The Fourteenth Amendment:
Birthing the New Freedom
Citizenship and Freedom
Some argue slavery was not the issue of the Civil War but
But what does that mean? The power of states to ex-
ercise power over land and people, perhaps? If “States’
Rights” means anything, it is the sovereignty of a state to
determine not only the rights of its citizens but who was a
citizen in the first place. Before the Civil War, the states
determined citizenship, see Corfield v. Coryell, 6 F. Cas.
546 (1823), with many excluding black people. Thus, the
argument that the Civil War was about States’ Rights and
not slavery may sound nice, but inevitably circles back to
slavery – the state right that mattered to the South and
After the 13th Amendment, Congress passed laws to
recognize not only that black people were free, but that
they were citizens.
The Civil Rights Act of 1866: In 1865, Congress passed
the Civil Rights Act of 1866, which guaranteed citizenship without regard to race, color, or previous condition
of slavery or involuntary servitude. This Act was the first
time the term “civil rights” appeared in Federal law. 8 President Andrew Johnson vetoed the bill because it conferred
citizenship on the freedmen when 11 out of 36 states were
unrepresented in Congress and, he claimed, because it
discriminated in favor of African Americans and against
whites. Johnson’s twist of racial logic remains as striking
today as it did then, and Congress overrode his veto.
In any presidential ranking, Andrew Johnson is with
near unanimity rated the worst.
The Freedmen’s Bureau: Before his murder, President Lincoln initiated the Freedmen’s Bureau Bill.
On March 3, 1865, Congress authorized the Freedmen’s Bureau
in the War Department (“An Act to establish a Bureau for the Relief
of Freedmen and Refugees”) located in the War Department, and
Union Army General Oliver O. Howard headed it. The Bureau aided freed slaves in the former Confederate States. Congress intended
In addition to the Civil Rights Act of 1866, President Johnson
vetoed all other significant legislation for protecting freedmen, including the Freedmen’s Bureau. Johnson’s veto had
nothing to do with its purpose because “there is no part of
our country in which the authority of the United States is
disputed.” Thus, the “measure, therefore, seems to be as
inconsistent with the actual condition of the country as it is
at variance with the Constitution of the United States.” He
was also dismissive of the plight of free black people because the myth of supposed economic rights
obviated the need to provide guarantees for civil rights:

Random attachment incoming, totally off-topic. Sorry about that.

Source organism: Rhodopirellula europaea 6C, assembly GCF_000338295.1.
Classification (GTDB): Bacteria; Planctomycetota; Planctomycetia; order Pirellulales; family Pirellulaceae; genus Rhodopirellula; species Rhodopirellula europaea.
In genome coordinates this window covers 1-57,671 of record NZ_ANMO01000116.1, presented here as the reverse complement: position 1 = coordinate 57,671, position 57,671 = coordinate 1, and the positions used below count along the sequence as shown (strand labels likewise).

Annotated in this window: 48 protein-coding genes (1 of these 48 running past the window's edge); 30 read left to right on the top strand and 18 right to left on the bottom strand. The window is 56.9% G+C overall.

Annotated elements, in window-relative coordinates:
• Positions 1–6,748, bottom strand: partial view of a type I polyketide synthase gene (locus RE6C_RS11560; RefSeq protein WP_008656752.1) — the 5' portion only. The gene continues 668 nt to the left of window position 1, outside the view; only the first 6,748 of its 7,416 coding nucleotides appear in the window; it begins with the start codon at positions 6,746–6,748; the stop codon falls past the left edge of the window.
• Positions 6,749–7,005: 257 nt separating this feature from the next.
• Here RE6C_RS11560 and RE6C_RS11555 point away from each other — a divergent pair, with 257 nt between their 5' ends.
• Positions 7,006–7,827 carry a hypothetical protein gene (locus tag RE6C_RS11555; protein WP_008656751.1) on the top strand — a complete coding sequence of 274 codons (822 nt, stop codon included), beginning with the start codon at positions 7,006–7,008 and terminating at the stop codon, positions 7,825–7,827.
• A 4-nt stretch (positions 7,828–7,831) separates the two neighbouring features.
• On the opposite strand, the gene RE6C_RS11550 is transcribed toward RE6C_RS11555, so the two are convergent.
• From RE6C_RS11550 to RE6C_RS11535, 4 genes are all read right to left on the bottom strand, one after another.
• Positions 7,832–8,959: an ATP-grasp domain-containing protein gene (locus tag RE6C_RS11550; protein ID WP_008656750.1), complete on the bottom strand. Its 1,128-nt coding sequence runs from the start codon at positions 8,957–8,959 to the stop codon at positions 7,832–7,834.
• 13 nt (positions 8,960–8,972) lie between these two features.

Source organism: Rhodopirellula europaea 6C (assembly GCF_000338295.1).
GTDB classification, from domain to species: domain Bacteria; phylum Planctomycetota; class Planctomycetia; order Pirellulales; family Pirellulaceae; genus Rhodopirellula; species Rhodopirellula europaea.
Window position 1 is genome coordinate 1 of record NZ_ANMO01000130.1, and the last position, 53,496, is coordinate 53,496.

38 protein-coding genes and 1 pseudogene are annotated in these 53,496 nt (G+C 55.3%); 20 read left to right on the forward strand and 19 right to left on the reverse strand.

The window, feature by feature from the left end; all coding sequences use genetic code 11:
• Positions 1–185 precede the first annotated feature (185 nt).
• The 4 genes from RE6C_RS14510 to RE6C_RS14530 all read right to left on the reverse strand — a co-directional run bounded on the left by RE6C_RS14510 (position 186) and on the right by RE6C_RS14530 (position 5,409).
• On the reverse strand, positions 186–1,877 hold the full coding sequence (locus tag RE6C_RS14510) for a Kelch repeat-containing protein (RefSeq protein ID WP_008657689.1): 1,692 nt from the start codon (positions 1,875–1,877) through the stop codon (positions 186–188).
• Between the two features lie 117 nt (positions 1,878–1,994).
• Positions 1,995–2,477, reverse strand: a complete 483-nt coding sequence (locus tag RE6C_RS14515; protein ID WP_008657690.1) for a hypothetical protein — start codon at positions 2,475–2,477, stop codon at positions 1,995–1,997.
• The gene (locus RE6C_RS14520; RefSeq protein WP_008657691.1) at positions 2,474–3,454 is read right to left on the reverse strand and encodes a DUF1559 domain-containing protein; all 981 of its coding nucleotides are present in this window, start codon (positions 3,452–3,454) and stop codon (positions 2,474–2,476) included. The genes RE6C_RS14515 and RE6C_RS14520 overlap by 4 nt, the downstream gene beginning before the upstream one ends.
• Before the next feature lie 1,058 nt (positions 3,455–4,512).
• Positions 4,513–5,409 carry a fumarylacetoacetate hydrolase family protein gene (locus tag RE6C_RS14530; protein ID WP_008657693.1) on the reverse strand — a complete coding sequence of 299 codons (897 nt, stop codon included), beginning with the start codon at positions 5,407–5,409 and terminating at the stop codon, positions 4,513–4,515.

“His condition is not so exposed as may at first be imagined. He is in a portion of the country where
his labor can not well be spared. Competition for his services from planters, from those who are
constructing or repairing railroads, and from capitalists in his vicinage or from other States will enable
him to command almost his own terms.”
Ignoring a key feature of the Black Codes, Johnson continued,
“He also possesses a perfect right to change his place of abode, and if, therefore, he does not find
in one community or State a mode of life suited to his desires or proper remuneration for his labor,
he can move to another where that labor is more esteemed and better rewarded.”
In Johnson’s world, the southern states would help black people to keep their labor:
“In truth, however, each State, induced by its own wants and interests, will do what is necessary and
proper to retain within its borders all the labor that is needed for the development of its resources.
The laws that regulate supply and demand will maintain their force, and the wages of the laborer will
be regulated thereby. There is no danger that the exceedingly great demand for labor will not operate
in favor of the laborer.”
President Johnson’s Freedmen’s Bureau Veto Message, Feb. 19, 1866, available at http:// itw.sewanee.
edu/reconstruction/html/docs/ freedveto.htm. (last visited Mar. 22, 2005), quoted and discussed in
O’Connor at 687-88.
Secretary of War Stanton and Ulysses Grant aim the
Congress cannon at Johnson with the “Tenure of
Office Bill” rammer and “Justice” cannonballs.
Andrew Johnson impeachment
Freedman’s Bureau agent between armed groups of
whites and Freedmen in 1868
the Bureau to last for one year, but in 1866 the Radical Republicans won control of Congress and expanded Bureau’s support and
Under Bureau help, freedmen joined Republican coalitions and
won election in the South. The Bureau challenged the Black
Codes and advocated for African Americans in state and federal
courts and, controversially, allowed testimony from black people
Johnson disposing of the